Saturday, 20 December 2014

A Mountain and A Ferry to Paradise (#ScotTour Day 8)

Today was sad: our last day on Skye and so it felt the "beginning of the end" of our cycling holiday. However, today's itinerary would see us cover nearly the full length of the Misty Isle and see a corner of it that's well off the beaten track. Lots still to look forward to, then!

We were really fortunate with our B&B in Portree, where the landlady was very happy to let us keep our bicycles looked in the rear 'service' yard, out of sight from the street (behind the blue gate). Adam fixed that gate the day we arrived so we were in her "good books" right from the start! 

Last minute fettling before leaving Portree

Setting off from our B&B: starting with a steep bit!
Be careful not to go flying over that wall into the harbour below!

As on Day 5 of our tour when we visited the Talisker Distillery, we left Portree southbound on the A87. Although our bikes were fully loaded this time, again I found this hill not to be the hardship I had originally expected it to be.

A pause to look back towards Portree and the Trotternish Ridge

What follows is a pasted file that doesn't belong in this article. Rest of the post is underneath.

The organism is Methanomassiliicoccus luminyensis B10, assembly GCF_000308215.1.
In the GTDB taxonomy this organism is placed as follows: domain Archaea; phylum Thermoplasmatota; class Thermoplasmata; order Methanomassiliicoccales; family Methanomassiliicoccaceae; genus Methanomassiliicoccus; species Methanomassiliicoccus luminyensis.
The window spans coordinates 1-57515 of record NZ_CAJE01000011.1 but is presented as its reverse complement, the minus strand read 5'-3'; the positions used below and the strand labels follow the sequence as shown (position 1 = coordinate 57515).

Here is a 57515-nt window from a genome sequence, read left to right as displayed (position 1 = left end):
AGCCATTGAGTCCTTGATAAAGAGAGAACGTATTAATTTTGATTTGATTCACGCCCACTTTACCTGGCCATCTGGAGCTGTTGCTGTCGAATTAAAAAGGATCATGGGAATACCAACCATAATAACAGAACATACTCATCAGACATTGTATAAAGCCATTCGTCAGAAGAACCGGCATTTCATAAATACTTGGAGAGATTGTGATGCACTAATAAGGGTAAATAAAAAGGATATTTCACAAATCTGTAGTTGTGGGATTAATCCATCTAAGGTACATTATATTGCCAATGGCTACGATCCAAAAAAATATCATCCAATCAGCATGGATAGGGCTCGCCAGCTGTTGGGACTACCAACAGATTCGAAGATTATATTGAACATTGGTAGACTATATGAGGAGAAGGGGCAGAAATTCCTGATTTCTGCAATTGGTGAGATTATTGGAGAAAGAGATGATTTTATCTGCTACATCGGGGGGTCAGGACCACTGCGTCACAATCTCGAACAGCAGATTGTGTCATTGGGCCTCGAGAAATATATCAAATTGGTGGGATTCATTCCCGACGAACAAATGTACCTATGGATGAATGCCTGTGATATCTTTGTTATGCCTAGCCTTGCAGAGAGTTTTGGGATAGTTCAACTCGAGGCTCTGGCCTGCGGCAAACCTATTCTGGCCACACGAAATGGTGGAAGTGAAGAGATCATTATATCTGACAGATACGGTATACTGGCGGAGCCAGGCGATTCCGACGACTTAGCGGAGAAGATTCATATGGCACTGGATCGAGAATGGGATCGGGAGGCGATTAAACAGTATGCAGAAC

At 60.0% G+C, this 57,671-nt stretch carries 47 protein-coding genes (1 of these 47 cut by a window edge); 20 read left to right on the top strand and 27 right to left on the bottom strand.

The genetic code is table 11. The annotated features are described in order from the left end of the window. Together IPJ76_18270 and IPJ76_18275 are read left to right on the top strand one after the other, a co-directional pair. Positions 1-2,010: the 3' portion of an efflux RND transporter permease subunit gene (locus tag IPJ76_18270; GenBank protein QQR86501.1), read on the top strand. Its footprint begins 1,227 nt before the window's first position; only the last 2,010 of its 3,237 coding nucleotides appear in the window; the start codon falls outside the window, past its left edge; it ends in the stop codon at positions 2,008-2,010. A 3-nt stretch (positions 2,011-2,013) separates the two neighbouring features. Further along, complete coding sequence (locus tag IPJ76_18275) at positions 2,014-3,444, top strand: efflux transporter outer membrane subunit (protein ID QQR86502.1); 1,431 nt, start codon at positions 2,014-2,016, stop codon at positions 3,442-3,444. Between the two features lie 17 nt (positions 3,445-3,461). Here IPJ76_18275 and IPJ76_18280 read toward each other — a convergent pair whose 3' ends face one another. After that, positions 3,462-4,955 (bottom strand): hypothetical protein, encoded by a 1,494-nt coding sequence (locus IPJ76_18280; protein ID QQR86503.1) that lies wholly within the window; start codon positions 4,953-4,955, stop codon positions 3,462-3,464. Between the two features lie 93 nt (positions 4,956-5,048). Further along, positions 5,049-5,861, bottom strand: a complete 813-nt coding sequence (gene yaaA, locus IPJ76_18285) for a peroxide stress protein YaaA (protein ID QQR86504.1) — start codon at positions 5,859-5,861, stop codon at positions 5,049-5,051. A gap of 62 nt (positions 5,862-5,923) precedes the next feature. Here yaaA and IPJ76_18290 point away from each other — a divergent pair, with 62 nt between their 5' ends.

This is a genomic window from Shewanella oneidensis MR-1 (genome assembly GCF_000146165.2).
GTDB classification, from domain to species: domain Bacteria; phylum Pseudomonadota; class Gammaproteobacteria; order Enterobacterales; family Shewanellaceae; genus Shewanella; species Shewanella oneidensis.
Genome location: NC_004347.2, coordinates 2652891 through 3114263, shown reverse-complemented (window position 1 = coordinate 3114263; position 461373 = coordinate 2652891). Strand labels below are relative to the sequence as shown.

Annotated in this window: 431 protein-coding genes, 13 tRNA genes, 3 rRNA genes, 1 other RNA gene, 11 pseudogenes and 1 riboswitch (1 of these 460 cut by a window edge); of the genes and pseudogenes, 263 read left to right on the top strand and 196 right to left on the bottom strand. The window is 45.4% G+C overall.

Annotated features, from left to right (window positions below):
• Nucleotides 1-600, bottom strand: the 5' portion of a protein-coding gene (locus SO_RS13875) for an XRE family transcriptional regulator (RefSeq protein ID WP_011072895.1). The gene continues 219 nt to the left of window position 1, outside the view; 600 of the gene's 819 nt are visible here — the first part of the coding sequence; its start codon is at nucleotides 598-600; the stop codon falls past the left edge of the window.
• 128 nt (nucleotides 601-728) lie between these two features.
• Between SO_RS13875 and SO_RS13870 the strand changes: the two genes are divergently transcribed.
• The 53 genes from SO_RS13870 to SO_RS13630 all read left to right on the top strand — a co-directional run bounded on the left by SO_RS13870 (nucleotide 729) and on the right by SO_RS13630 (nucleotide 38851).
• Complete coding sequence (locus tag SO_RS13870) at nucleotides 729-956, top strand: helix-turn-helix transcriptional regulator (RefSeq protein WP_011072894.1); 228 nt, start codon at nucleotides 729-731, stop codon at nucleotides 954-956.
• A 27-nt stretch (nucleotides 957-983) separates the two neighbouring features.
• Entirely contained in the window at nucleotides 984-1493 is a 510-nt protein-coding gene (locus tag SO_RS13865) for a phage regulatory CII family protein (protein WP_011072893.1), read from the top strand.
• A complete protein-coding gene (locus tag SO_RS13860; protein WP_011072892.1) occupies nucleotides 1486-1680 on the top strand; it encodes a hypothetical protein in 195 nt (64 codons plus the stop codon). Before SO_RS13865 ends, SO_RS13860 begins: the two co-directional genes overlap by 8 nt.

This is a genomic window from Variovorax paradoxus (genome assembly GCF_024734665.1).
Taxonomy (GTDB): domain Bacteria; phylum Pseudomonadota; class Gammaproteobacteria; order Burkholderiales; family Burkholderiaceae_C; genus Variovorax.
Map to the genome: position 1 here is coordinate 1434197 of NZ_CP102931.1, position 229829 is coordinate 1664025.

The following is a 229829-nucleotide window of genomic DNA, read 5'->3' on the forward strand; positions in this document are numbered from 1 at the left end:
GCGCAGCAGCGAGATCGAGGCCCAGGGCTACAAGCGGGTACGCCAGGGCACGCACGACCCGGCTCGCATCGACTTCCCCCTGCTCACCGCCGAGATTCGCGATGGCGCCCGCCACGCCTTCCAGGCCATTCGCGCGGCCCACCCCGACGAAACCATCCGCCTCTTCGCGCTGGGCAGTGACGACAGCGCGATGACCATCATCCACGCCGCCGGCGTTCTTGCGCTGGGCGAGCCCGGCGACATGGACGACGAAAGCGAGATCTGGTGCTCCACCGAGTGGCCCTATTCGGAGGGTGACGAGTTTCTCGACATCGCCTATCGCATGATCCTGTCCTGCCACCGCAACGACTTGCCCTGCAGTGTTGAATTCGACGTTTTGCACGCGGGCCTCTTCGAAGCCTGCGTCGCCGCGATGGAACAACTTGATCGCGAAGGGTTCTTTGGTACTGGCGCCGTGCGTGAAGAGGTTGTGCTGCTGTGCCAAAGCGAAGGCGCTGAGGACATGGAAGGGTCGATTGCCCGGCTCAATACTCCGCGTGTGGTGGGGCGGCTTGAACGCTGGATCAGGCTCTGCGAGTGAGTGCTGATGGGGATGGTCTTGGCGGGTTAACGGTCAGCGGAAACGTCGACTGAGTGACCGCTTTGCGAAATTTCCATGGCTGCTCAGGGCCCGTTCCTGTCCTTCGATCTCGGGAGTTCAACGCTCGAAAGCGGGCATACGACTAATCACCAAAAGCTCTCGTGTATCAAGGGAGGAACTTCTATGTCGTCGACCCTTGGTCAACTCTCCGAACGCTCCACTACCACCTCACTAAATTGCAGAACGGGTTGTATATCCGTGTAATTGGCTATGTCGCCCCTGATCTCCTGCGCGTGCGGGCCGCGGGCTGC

- the Old Man of Storr on the right

Still climbing on the A87 towards Sligachan, looking at the 'back' of the Black Cuillin

Two major peaks of the Red Cuillin (Glamaig on the left, with its crown of loose scree
 and Marsco the haystack-shaped peak),  with the dark jagged peaks of
the Black Cuillin to the right (Sgurr nan Gillean and Bruach na Frìthe)




Marsco towers beyond the Sligachan Hotel

We cycled past the Cal-Mac ferry terminal at Sconser, with its connections to the Isle of Raasay.


On the other (eastern) side of Glamaig, we stopped again as Adam was keen to "meet" some Highland cattle.

(I believe the twin-summit peaks are Beinn Dearg Mheadhonach and Beinn Dearg Mhor)

These two cows had no difficulty ignoring him. 




The A87 from here is a long steady gradient (a "long slog") of exactly the kind that saps my strength and my will. My speed gradually dropped and Adam disappeared from view off ahead of me. I've learned not to let this get me down. I stop, sip from my bottle and admire the scenery for a few minutes, then get back on and start pedalling. This climb is not particularly difficult but I think the fact that the road bed was re-graded a few years ago to make it 'easier' for trucks didn't do a thing to help cycle tourists:  the road is fairly straight and wide (relatively speaking for Skye) but this does mean what traffic there is passes at speed, which I find gradually demoralising. 

Nonetheless, it didn't take too long to reach the summit and then descend through several rocky cuttings, swooping around the head of Loch Ainort and finally back to loch/sea level. 


Soon we were in Broadford and once again having a picnic in the park looking across to the Isle of Pabay and up Loch Carron with Applecross on the mainland to the north and Kyle of Lochalsh down the coast towards the south.